Taylor Swift fans have ‘Bad Blood’ over Ticketmaster fiasco
After Swifties weren’t able to purchase “presale” tickets for Taylor Swift’s “Eras Tour” due to Ticketmaster’s website crashing, Senator Amy Klobuchar voiced “serious concerns” over the company in an open letter to its CEO.
“When Ticketmaster merged with Live Nation in 2010, it was subject to an anti-trust consent
decree that prohibited it from abusing its market position,” Klobuchar wrote. “Nonetheless, there have been numerous complaints about your company’s compliance with that decree. I am concerned about
a pattern of non-compliance with your legal obligations.”
This is Swift’s first tour since 2018, following the record-breaking success of her newest album, “Midnights.” Swift became the first artist to lock up every one of the top 10 slots on the Billboard Hot 100 chart, all with songs from the recently-released album.
After Klobuchar’s letter and the Tennessee Attorney General’s announcement to investigate the company, Ticketmaster has canceled its plan to sell tickets to Taylor Swift’s latest tour, which were set to go up for sale Friday.
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“Due to extraordinarily high demands on ticketing systems and insufficient remaining ticket inventory to meet that demand,” Ticketmaster wrote in a social media announcement Thursday. “Tomorrow’s public on-sale for Taylor Swift The Eras Tour has been canceled.”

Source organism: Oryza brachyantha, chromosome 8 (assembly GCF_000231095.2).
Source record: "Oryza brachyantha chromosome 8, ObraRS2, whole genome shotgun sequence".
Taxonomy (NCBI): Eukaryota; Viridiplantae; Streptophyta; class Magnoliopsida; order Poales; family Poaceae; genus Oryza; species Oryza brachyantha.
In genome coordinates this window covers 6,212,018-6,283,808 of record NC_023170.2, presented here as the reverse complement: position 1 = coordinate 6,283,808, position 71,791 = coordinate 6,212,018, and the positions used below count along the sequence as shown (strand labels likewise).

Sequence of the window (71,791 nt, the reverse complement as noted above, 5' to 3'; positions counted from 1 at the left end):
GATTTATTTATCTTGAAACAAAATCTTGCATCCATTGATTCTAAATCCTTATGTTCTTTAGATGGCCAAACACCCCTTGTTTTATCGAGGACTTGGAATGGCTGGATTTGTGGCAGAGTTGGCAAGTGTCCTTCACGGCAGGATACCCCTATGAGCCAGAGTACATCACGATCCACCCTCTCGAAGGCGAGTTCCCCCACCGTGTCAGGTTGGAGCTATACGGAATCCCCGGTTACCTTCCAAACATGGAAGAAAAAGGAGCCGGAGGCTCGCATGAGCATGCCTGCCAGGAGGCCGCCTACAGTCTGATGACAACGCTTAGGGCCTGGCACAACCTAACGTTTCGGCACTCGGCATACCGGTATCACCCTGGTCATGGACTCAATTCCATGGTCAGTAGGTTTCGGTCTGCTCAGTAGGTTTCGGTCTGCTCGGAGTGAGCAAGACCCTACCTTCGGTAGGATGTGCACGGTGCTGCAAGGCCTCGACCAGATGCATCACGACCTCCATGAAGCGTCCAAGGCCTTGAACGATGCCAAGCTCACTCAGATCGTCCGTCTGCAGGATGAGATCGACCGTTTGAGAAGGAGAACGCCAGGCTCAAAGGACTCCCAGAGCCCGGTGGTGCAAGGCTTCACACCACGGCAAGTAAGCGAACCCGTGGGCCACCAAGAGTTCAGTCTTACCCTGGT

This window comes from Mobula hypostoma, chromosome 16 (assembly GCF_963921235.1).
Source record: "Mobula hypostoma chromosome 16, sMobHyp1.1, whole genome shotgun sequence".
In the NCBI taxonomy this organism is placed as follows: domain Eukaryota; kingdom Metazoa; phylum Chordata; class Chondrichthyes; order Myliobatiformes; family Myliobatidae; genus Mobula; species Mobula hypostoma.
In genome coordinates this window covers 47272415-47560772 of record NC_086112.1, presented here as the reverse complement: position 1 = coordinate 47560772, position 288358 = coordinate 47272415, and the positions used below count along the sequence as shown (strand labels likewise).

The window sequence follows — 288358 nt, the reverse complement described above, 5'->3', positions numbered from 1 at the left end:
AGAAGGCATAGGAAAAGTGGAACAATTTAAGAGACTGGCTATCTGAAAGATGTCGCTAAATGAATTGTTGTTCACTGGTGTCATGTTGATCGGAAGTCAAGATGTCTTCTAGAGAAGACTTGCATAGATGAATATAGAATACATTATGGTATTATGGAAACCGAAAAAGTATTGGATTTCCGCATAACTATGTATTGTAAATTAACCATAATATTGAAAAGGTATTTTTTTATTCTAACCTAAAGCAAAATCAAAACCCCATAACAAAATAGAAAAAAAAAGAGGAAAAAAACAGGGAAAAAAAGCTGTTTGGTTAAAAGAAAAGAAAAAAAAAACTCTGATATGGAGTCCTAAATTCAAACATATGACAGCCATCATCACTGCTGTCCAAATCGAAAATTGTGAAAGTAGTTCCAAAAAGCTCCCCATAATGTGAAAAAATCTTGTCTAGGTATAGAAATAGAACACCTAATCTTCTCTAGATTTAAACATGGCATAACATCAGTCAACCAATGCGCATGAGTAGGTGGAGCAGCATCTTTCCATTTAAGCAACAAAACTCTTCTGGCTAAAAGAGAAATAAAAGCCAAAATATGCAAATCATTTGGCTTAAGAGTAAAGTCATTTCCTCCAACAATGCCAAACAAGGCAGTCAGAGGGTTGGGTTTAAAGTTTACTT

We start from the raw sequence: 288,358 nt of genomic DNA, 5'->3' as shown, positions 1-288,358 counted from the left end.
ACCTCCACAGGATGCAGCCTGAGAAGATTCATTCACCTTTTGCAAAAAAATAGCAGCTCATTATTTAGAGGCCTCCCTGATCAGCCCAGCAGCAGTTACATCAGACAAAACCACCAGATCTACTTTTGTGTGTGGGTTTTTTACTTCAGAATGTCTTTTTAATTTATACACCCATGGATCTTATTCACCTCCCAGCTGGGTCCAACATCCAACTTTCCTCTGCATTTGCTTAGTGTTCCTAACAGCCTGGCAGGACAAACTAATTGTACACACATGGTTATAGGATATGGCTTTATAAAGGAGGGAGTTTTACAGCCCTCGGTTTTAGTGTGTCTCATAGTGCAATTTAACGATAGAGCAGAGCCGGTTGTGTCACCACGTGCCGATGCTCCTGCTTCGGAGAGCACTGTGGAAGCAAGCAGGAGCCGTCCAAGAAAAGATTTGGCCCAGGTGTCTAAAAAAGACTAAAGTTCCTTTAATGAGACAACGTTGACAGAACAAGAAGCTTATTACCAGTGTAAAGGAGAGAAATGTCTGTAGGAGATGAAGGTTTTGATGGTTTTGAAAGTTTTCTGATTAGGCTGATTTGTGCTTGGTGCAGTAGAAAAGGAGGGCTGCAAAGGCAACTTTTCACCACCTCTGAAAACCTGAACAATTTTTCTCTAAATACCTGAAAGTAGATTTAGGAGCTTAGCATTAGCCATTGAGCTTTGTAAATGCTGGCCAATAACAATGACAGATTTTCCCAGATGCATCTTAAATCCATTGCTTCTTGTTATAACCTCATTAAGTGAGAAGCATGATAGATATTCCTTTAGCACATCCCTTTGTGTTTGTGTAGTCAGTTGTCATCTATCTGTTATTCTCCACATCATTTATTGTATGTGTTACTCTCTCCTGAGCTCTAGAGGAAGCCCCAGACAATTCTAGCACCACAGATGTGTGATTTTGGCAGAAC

Spike O’Neill, filling in for John Curley, and Shari Elliker weighed in on the snowballing situation.
“Less people applied for student loan relief then went online trying to get Taylor Swift tickets,” Spike said. “And it takes something like this to get the government off of its haunches to look at protecting the consumers. I mean, people can go into student loan debt because of these predatory lending practices, these ridiculous loan agreements that students take on to get their education. And that’s all well and good, but God forbid Swifties can’t get in to see Taylor Swift.”
“I think it’s kind of a tricky thing here when the government gets involved in private businesses, and so you don’t want to have any overstepping by the government because of the fact that there’s this incredibly popular performer, and it’s what the market will bear, right?” Shari asked. “I mean, if you can afford to go see Taylor Swift and the tickets cost, with all this BS or whatever, $500 and you can do it, that’s okay. You can’t, you can’t.”
Listen to the rest of their discussion below:
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